August 14, 2012

Inuit Stone Block Prints

        In Quebec back in June we went to the Musée de la Civilisation, where I saw an interesting exhibit of Inuit stone block prints.  (The museum blurbs sometimes call them engravings, but in fact they are relief prints, not intaglio prints, so for clarity I'm calling them stone block prints.)  These prints were made by Inuit artists in a cooperative workshop founded in Nunavik in 1961.  I suppose due to the physical difficulty of carving stone, but perhaps also due to traditional divisions of labor, the carving was mostly done by men and the printing mostly done by women, although designs were invented by each.  For those who are interested, you can read a bit more about the exhibition on the museum's web site, and the exhibition will be up until September 30.
        These owls are probably my favorite piece in the exhibition.  There's some interesting stuff going on here.  To begin with, the artist, Joe Talirunnilik (1893-1976), has left the perimeter of the matrix visible around the edge so we can see the shape of the original stone block.  Most of the stone block prints in the exhibition retain the basic shape of the block, but this one seems strange in that the block's shape is neither used in the image, nor carved away.  It's just left there.  The title of the piece is "Owl," not "Owls," so it may be that this image represents the same owl twice rather than two separate animals.  I don't know the significance of the rabbit, though I can't help
suspecting that it will soon be owlfood!  I really love the beautiful pattern of the feathers on the wings.
        The second piece shows two scenes in one, rather than a single scene with two hunters, a common technique in the prints in the exhibit.  In this case, it's representing the differences between hunting on land (at the top) and hunting by kayak (in the middle.)  Again, you can see that the stone block was left in its natural shape around the edges.  I like the use of texture for the water and to add details to the caribou.
        The label on this third piece specifies that the artist, Leah Nuvalinga Qumaluk (b. 1965), inks and prints her own works.  Of course this begs the question whether she also carved it, or what parts of the process the other artists did for their work.  At any rate, Qumaluk chose to ink the border in a different color, again emphasizing the stone's edge.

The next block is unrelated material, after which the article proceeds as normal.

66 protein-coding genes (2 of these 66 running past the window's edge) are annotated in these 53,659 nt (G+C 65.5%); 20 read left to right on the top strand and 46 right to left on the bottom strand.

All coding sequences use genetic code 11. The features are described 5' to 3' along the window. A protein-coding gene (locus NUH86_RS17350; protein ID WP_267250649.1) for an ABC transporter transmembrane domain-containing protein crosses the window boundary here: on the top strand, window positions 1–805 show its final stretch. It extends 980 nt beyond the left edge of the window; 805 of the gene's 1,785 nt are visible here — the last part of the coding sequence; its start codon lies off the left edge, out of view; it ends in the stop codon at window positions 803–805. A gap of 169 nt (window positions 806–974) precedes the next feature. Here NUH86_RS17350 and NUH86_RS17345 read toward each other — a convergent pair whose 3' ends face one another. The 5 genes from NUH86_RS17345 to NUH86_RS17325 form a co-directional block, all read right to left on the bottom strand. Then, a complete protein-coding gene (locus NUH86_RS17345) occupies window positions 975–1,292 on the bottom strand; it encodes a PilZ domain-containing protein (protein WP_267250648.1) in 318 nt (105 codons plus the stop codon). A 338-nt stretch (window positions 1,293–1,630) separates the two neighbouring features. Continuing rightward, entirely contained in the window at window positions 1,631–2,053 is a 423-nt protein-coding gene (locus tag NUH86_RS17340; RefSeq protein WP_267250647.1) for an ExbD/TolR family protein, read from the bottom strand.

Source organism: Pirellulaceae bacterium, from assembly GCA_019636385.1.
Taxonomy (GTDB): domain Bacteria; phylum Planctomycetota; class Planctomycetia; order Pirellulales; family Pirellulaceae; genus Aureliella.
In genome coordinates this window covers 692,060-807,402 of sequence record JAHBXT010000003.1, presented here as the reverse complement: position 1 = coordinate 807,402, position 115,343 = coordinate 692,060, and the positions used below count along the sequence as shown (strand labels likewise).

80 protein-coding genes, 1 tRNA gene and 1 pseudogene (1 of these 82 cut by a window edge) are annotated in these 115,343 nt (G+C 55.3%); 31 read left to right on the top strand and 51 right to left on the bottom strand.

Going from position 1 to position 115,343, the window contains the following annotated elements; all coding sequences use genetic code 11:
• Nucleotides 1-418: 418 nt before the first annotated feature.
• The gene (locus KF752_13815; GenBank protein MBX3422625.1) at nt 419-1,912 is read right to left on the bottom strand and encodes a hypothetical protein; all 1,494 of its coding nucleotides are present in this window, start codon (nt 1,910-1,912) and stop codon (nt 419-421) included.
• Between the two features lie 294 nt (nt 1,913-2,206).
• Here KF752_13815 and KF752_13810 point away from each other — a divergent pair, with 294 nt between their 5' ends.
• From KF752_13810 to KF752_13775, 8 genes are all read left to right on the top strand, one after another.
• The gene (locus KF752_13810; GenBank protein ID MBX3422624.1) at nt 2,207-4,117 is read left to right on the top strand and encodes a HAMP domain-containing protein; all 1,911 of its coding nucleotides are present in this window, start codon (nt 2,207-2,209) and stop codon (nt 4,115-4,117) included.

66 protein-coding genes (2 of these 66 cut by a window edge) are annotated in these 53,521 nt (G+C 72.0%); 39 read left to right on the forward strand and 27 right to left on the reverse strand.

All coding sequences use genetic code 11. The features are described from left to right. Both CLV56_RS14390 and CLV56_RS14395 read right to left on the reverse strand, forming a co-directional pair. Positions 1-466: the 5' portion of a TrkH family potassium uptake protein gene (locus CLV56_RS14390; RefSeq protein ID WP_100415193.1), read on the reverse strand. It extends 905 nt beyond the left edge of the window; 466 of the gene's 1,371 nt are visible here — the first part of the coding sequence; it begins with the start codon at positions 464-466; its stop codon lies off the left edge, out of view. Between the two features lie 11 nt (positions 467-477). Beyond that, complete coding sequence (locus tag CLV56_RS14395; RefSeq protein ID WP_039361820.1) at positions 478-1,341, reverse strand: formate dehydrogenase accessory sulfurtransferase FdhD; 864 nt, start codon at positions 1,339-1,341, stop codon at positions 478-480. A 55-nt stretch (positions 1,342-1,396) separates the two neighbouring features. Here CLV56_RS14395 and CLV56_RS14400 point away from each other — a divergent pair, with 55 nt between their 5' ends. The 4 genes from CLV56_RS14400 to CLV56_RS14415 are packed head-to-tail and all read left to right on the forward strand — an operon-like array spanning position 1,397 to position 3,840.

I enjoyed seeing a different way of thinking about and executing relief block prints.  Although the Inuit artists could import wood blocks along with their ink, paper, and other supplies, they favor soapstone because it's native to the region.  Relief printing was not a traditional art, but carving designs onto bone is, so it wasn't a huge stretch to adapt that tradition to flat blocks for receiving ink.  Finally, for more information about the art market side of the Inuit prints, you can read this article by R.V. Denenberg.

[Pictures: Owl, stone block print by Joe Talirunnilik, 1963;
Hunting Caribou by Kayak, stone block print by Juanasialuk Irqumia (1912-1977);
Family of Birds, stone block print by Leah Nuvalinga Qumaluk, 1965.
(All images from Musée de la Civilisation.)]

3 comments:

  1. I would love to own some Inuit prints. If I'd known about this exhibit I might have gone (since I was in nearby Ottawa in June).

    I wonder if the literature calling these 'engravings' is a translation issue. In French, both engravings and relief prints get called 'gravures' so it's easy to see how what was this could lead to confusion.

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  2. Hello, minouette. I think you must be right about the translation issue. I know it's the same word in Spanish, too.

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  3. Imagine my surprise when my daughter forwarded a link to your blog and I found an illustration of the print "Family of Birds" by Leah Qumaluk. She is currently settling the affairs of my recently deceased ex-wife and I asked her to look for Inuit prints which I bought in Banff in 1965. She found two, one of which is that very print!

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